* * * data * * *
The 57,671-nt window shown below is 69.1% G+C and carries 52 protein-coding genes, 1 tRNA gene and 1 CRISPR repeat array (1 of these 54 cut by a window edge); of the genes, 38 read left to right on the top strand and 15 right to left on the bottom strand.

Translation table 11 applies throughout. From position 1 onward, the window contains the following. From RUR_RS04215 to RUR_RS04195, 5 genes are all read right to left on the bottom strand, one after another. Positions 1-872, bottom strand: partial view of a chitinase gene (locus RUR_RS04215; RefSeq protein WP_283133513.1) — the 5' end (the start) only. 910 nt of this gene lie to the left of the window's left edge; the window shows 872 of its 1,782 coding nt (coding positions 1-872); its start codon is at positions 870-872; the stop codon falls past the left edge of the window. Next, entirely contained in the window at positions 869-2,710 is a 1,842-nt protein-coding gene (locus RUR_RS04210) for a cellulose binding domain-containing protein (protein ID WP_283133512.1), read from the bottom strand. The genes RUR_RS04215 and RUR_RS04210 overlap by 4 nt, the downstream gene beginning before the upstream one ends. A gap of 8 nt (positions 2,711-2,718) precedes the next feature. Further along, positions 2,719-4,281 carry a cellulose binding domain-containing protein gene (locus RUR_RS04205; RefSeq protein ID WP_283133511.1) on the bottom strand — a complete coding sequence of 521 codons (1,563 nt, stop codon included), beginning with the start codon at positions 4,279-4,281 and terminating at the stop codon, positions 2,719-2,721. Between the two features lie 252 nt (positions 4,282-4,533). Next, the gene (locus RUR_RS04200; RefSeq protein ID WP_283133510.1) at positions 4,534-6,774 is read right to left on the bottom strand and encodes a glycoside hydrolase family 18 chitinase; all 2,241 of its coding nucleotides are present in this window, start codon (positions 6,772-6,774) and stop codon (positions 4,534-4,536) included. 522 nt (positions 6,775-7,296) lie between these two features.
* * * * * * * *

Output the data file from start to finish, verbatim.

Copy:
The 57,671-nt window shown below is 69.1% G+C and carries 52 protein-coding genes, 1 tRNA gene and 1 CRISPR repeat array (1 of these 54 cut by a window edge); of the genes, 38 read left to right on the top strand and 15 right to left on the bottom strand.

Translation table 11 applies throughout. From position 1 onward, the window contains the following. From RUR_RS04215 to RUR_RS04195, 5 genes are all read right to left on the bottom strand, one after another. Positions 1-872, bottom strand: partial view of a chitinase gene (locus RUR_RS04215; RefSeq protein WP_283133513.1) — the 5' end (the start) only. 910 nt of this gene lie to the left of the window's left edge; the window shows 872 of its 1,782 coding nt (coding positions 1-872); its start codon is at positions 870-872; the stop codon falls past the left edge of the window. Next, entirely contained in the window at positions 869-2,710 is a 1,842-nt protein-coding gene (locus RUR_RS04210) for a cellulose binding domain-containing protein (protein ID WP_283133512.1), read from the bottom strand. The genes RUR_RS04215 and RUR_RS04210 overlap by 4 nt, the downstream gene beginning before the upstream one ends. A gap of 8 nt (positions 2,711-2,718) precedes the next feature. Further along, positions 2,719-4,281 carry a cellulose binding domain-containing protein gene (locus RUR_RS04205; RefSeq protein ID WP_283133511.1) on the bottom strand — a complete coding sequence of 521 codons (1,563 nt, stop codon included), beginning with the start codon at positions 4,279-4,281 and terminating at the stop codon, positions 2,719-2,721. Between the two features lie 252 nt (positions 4,282-4,533). Next, the gene (locus RUR_RS04200; RefSeq protein ID WP_283133510.1) at positions 4,534-6,774 is read right to left on the bottom strand and encodes a glycoside hydrolase family 18 chitinase; all 2,241 of its coding nucleotides are present in this window, start codon (positions 6,772-6,774) and stop codon (positions 4,534-4,536) included. 522 nt (positions 6,775-7,296) lie between these two features.